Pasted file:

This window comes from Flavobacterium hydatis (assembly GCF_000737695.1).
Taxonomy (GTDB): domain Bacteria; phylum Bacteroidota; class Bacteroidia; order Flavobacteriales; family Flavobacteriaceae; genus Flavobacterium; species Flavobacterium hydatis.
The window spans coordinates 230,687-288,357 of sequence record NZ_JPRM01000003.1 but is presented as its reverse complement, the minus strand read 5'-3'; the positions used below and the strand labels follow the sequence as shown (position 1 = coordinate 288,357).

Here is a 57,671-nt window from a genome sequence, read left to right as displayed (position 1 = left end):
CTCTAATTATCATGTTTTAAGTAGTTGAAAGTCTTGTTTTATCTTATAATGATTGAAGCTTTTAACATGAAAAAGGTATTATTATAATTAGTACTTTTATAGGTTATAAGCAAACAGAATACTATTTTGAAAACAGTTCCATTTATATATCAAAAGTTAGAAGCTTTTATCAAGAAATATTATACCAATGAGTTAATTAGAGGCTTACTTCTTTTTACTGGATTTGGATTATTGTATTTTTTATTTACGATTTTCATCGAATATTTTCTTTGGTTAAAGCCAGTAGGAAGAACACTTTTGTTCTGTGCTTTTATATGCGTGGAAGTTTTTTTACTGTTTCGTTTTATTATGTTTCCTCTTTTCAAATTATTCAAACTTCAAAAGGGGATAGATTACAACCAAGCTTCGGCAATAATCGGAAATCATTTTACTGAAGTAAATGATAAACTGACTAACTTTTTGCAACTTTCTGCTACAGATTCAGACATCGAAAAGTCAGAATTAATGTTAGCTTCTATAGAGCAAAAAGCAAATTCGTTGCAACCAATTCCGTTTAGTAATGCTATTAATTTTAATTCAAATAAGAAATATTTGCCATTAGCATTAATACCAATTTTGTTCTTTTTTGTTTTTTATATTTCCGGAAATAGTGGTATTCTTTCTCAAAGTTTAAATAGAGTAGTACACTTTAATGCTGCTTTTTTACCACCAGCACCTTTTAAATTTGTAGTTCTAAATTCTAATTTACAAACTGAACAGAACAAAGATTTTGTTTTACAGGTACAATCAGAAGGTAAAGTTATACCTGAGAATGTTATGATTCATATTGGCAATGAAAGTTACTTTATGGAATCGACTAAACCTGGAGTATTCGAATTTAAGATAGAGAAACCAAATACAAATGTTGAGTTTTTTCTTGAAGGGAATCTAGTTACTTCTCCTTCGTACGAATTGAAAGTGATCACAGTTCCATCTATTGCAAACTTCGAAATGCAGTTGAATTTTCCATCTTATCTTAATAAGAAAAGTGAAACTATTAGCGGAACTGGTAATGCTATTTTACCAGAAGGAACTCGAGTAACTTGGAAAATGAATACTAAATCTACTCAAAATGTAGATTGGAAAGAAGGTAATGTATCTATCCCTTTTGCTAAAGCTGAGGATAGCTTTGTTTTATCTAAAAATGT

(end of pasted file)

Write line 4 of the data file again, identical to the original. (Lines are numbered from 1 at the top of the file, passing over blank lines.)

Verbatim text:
Here is a 57,671-nt window from a genome sequence, read left to right as displayed (position 1 = left end):